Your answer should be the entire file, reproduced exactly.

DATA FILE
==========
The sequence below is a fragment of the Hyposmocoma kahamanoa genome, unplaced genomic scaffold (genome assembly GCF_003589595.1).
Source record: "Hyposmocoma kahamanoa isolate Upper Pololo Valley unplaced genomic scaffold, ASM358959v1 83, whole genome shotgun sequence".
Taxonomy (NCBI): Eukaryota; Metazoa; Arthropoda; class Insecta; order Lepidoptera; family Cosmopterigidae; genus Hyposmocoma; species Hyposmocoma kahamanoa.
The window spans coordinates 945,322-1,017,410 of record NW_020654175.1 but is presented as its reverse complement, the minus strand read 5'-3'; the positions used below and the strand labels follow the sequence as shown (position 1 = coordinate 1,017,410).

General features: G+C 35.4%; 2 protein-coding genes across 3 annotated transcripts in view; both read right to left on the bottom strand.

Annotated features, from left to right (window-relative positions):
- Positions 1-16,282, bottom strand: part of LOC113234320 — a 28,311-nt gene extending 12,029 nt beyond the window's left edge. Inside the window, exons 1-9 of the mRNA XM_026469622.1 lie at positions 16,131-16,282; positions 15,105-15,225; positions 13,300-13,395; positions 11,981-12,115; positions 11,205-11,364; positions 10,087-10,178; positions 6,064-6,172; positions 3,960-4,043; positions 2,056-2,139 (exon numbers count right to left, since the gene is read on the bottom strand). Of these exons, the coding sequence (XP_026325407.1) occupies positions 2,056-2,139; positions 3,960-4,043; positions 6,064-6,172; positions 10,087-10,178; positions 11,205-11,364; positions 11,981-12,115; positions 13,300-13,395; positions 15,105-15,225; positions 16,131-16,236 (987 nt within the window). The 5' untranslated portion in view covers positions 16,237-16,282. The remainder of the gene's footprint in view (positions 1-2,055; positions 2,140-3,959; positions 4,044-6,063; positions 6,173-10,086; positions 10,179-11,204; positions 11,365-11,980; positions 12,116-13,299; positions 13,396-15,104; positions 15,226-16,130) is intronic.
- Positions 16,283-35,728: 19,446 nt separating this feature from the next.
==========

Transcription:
The sequence below is a fragment of the Hyposmocoma kahamanoa genome, unplaced genomic scaffold (genome assembly GCF_003589595.1).
Source record: "Hyposmocoma kahamanoa isolate Upper Pololo Valley unplaced genomic scaffold, ASM358959v1 83, whole genome shotgun sequence".
Taxonomy (NCBI): Eukaryota; Metazoa; Arthropoda; class Insecta; order Lepidoptera; family Cosmopterigidae; genus Hyposmocoma; species Hyposmocoma kahamanoa.
The window spans coordinates 945,322-1,017,410 of record NW_020654175.1 but is presented as its reverse complement, the minus strand read 5'-3'; the positions used below and the strand labels follow the sequence as shown (position 1 = coordinate 1,017,410).

General features: G+C 35.4%; 2 protein-coding genes across 3 annotated transcripts in view; both read right to left on the bottom strand.

Annotated features, from left to right (window-relative positions):
- Positions 1-16,282, bottom strand: part of LOC113234320 — a 28,311-nt gene extending 12,029 nt beyond the window's left edge. Inside the window, exons 1-9 of the mRNA XM_026469622.1 lie at positions 16,131-16,282; positions 15,105-15,225; positions 13,300-13,395; positions 11,981-12,115; positions 11,205-11,364; positions 10,087-10,178; positions 6,064-6,172; positions 3,960-4,043; positions 2,056-2,139 (exon numbers count right to left, since the gene is read on the bottom strand). Of these exons, the coding sequence (XP_026325407.1) occupies positions 2,056-2,139; positions 3,960-4,043; positions 6,064-6,172; positions 10,087-10,178; positions 11,205-11,364; positions 11,981-12,115; positions 13,300-13,395; positions 15,105-15,225; positions 16,131-16,236 (987 nt within the window). The 5' untranslated portion in view covers positions 16,237-16,282. The remainder of the gene's footprint in view (positions 1-2,055; positions 2,140-3,959; positions 4,044-6,063; positions 6,173-10,086; positions 10,179-11,204; positions 11,365-11,980; positions 12,116-13,299; positions 13,396-15,104; positions 15,226-16,130) is intronic.
- Positions 16,283-35,728: 19,446 nt separating this feature from the next.